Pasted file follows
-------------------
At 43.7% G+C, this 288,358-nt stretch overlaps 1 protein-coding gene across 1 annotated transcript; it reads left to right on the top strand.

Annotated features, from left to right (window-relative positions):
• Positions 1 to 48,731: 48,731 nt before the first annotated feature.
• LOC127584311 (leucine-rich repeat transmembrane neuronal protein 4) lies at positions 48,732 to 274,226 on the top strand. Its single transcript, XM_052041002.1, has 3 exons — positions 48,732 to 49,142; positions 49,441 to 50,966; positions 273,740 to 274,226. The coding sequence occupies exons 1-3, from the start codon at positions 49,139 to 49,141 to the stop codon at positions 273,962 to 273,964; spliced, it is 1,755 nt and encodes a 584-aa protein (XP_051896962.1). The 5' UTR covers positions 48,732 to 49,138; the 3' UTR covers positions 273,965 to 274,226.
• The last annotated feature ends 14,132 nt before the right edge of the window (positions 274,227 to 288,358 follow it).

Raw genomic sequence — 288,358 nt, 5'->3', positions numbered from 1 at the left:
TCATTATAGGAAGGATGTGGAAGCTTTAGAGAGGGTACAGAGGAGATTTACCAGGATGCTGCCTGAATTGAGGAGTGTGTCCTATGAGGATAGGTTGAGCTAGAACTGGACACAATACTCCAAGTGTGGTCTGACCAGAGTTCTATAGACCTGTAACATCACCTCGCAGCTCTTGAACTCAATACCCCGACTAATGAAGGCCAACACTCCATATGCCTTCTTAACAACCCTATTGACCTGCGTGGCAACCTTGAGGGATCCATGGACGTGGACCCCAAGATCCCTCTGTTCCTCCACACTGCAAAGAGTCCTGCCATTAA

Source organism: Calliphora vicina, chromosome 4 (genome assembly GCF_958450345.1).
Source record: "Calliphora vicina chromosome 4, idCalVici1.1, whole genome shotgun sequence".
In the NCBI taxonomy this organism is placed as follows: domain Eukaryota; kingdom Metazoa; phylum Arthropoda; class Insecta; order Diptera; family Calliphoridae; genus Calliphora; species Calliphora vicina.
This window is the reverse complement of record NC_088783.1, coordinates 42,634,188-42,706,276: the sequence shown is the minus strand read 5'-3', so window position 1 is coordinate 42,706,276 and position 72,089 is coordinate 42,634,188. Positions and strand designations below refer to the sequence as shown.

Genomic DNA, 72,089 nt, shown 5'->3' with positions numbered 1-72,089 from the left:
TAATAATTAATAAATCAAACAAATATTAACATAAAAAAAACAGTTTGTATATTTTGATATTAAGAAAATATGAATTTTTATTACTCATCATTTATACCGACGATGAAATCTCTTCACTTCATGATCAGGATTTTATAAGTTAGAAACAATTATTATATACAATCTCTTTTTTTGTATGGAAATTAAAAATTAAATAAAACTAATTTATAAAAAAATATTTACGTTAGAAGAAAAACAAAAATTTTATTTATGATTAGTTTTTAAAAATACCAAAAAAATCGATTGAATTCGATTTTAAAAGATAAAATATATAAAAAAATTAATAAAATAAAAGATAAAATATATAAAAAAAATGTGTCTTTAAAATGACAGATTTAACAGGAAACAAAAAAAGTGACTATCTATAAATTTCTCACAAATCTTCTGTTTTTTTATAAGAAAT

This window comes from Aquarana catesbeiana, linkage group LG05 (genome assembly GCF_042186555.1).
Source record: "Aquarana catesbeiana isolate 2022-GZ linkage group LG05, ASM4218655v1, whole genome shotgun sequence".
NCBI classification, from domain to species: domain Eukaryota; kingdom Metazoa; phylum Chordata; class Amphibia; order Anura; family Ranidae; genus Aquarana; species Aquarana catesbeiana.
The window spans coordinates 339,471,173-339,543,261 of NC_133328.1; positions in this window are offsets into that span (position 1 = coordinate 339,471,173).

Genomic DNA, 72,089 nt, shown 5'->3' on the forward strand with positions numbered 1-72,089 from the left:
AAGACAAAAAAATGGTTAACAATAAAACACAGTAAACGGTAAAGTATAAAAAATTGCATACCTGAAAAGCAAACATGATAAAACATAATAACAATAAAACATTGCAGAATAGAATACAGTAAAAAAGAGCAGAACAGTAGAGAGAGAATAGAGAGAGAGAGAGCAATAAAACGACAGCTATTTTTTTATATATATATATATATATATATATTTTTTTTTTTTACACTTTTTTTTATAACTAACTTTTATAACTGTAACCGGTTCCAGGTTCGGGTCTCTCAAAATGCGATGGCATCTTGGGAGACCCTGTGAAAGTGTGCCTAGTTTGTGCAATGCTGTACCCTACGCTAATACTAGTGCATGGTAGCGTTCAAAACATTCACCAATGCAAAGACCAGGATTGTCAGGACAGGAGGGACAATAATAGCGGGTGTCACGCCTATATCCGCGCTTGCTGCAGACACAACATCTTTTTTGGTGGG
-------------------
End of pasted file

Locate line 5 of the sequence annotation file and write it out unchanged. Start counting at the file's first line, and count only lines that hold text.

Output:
• The last annotated feature ends 14,132 nt before the right edge of the window (positions 274,227 to 288,358 follow it).